Protests took different forms along the route. A banner calling for human rights across the world was hung on Paris City Hall. Demonstrators hung a banner depicting Olympic rings as handcuffs from Notre Dame Cathedral. Supporter of Reporters Without Borders chained themselves to the Eiffel Tower.

Lawmakers from the opposition Socialist Party stood outside the National Assembly, France’s lower house of Parliament, wearing Tibetan colors.

“We cannot miss this opportunity to send a message on human rights,” said Jean-Marc Ayrault, the organizer of the initiative and president of the Socialists’ parliamentary group. He condemned the conspicuous police presence in Paris. “This looks more like a military parade than an Olympic celebration.”

In London on Sunday, the torch was relayed on a seven-hour journey from the new Wembley soccer stadium in the city’s northwest to the principal site for the 2012 Summer Olympics in Stratford in the east.

Along the way, numerous protesters seeking to reach the torch were wrestled to the ground by police officers. One man carrying a fire extinguisher narrowly failed to reach the person carrying the torch, but set off the extinguisher anyway, dousing police officers with foam.

The torch’s London relay was the fourth stop of a global itinerary that began last month in Greece, where pro-Tibetan demonstrators briefly interrupted the torch’s lighting and its subsequent progress through Athens.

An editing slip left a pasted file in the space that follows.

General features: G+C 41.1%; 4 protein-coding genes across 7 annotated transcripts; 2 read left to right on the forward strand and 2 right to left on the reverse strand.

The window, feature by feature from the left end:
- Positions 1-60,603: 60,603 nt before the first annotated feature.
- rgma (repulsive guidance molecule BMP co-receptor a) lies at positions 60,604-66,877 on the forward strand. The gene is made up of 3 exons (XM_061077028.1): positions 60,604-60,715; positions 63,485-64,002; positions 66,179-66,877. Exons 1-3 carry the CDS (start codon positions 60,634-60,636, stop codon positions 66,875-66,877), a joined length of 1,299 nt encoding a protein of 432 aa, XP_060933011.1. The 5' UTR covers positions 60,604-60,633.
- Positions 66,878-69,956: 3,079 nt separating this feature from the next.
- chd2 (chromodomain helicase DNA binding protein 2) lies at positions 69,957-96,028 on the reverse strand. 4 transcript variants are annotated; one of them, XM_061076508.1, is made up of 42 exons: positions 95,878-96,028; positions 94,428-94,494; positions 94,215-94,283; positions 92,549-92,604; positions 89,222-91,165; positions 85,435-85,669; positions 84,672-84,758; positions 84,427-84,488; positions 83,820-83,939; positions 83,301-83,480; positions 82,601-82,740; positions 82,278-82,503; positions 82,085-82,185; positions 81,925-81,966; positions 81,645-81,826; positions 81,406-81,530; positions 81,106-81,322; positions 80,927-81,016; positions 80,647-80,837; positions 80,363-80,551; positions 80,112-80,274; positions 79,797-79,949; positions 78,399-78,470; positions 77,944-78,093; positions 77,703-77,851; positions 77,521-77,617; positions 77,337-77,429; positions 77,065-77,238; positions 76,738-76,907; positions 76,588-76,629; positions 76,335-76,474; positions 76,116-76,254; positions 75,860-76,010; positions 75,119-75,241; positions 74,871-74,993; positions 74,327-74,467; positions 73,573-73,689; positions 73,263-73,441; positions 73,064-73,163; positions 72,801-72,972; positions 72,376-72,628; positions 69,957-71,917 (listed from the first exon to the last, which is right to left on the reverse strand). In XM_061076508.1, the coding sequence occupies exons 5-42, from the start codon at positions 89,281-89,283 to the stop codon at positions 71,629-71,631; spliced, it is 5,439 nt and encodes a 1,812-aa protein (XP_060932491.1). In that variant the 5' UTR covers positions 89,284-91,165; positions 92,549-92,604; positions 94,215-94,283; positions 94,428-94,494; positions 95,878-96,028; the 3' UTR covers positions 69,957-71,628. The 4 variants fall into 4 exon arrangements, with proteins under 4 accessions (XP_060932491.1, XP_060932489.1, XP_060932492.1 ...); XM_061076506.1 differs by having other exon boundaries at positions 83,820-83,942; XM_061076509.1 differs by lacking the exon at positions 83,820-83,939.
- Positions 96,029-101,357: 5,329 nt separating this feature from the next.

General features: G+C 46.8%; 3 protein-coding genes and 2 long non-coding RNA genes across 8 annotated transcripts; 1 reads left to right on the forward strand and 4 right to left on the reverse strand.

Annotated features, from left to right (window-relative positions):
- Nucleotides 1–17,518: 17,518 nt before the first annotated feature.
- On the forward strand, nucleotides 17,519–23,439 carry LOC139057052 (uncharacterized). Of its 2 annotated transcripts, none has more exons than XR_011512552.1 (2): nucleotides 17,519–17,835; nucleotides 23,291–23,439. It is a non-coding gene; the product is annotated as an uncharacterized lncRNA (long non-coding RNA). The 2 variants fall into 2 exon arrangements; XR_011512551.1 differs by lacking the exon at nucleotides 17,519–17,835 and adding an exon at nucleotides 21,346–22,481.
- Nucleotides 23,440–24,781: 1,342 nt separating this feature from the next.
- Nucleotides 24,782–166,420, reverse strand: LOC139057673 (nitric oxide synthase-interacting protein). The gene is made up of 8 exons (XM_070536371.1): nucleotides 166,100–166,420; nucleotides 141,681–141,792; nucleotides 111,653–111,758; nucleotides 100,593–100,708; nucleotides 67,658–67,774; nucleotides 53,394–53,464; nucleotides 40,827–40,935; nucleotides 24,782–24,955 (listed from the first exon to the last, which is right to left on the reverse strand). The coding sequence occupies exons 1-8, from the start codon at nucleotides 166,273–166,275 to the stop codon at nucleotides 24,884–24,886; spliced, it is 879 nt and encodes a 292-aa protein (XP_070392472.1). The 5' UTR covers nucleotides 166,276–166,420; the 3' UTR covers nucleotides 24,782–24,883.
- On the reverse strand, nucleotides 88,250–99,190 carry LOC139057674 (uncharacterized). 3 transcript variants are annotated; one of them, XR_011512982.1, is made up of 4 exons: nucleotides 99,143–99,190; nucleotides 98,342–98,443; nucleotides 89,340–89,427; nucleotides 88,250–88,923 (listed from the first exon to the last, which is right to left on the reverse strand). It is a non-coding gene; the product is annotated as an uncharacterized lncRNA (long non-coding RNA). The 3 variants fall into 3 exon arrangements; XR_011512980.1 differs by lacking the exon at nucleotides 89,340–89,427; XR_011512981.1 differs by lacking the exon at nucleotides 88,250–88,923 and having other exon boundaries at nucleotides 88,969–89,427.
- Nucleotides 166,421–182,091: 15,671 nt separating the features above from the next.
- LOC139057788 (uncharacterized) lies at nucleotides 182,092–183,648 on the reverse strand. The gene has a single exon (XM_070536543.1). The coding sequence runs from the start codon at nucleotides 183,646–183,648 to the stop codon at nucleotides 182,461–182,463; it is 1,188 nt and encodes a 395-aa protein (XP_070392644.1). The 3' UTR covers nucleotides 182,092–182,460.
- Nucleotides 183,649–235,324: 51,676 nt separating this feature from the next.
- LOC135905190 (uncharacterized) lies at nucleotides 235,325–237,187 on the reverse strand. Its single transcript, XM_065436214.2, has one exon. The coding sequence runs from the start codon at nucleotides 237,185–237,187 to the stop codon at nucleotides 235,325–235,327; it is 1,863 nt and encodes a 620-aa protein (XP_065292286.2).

Tibetan organizations have said they plan protests at every stop on the torch’s 21-nation tour. The flame moves to San Francisco on Wednesday, its only U.S. stop. The monthlong tour is scheduled to end in Vietnam; it is to be followed by a six-week, 46-stop tour of China.

In London, more than 2,000 police officers were deployed; the security cordon around the torch was so dense that the flame and those carrying it were often barely visible to crowds.

Caught in the middle are foreign governments. Both Britain and France sought to protect delicate trade and diplomatic relations with China while supporting the Games and yet to also placate those who oppose holding the Olympics in a country with a harsh record for punishing dissent.

The centerpiece of the torch parade Sunday was 10 Downing Street, where the Chinese contingent was greeted by Prime Minister Gordon Brown.

Brown, like President George W. Bush, has said he plans to attend the Games’ opening ceremonies in Beijing in August. The French president, Nicolas Sarkozy, has hinted he may not attend if China’s recent crackdown on Tibetans does not relent.

Under pressure from human rights groups in Britain, Brown has voiced sympathy for the Tibetan protests. He has also said that he will meet the Dalai Lama in Britain next month.

John F. Burns contributed from London and Jim Yardley from Beijing.